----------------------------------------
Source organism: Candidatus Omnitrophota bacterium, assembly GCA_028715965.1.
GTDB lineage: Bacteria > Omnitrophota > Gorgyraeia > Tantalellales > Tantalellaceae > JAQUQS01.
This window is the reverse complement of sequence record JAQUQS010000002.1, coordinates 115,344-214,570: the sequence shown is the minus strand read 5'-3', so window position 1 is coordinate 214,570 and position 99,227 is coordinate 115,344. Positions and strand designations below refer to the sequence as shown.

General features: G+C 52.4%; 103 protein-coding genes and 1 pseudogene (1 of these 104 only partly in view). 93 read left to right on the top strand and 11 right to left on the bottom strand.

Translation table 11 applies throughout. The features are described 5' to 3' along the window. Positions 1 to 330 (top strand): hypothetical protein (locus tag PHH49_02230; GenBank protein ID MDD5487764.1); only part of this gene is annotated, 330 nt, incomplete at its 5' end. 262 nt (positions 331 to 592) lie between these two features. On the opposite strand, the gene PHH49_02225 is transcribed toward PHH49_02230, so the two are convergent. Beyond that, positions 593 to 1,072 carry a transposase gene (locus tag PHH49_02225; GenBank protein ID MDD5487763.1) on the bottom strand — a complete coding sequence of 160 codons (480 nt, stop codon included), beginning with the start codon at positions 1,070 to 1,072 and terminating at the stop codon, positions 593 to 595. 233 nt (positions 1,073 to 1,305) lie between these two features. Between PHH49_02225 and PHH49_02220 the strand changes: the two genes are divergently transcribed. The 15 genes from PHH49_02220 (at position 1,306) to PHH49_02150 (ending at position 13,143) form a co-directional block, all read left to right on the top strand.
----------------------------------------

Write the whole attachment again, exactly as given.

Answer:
Source organism: Candidatus Omnitrophota bacterium, assembly GCA_028715965.1.
GTDB lineage: Bacteria > Omnitrophota > Gorgyraeia > Tantalellales > Tantalellaceae > JAQUQS01.
This window is the reverse complement of sequence record JAQUQS010000002.1, coordinates 115,344-214,570: the sequence shown is the minus strand read 5'-3', so window position 1 is coordinate 214,570 and position 99,227 is coordinate 115,344. Positions and strand designations below refer to the sequence as shown.

General features: G+C 52.4%; 103 protein-coding genes and 1 pseudogene (1 of these 104 only partly in view). 93 read left to right on the top strand and 11 right to left on the bottom strand.

Translation table 11 applies throughout. The features are described 5' to 3' along the window. Positions 1 to 330 (top strand): hypothetical protein (locus tag PHH49_02230; GenBank protein ID MDD5487764.1); only part of this gene is annotated, 330 nt, incomplete at its 5' end. 262 nt (positions 331 to 592) lie between these two features. On the opposite strand, the gene PHH49_02225 is transcribed toward PHH49_02230, so the two are convergent. Beyond that, positions 593 to 1,072 carry a transposase gene (locus tag PHH49_02225; GenBank protein ID MDD5487763.1) on the bottom strand — a complete coding sequence of 160 codons (480 nt, stop codon included), beginning with the start codon at positions 1,070 to 1,072 and terminating at the stop codon, positions 593 to 595. 233 nt (positions 1,073 to 1,305) lie between these two features. Between PHH49_02225 and PHH49_02220 the strand changes: the two genes are divergently transcribed. The 15 genes from PHH49_02220 (at position 1,306) to PHH49_02150 (ending at position 13,143) form a co-directional block, all read left to right on the top strand.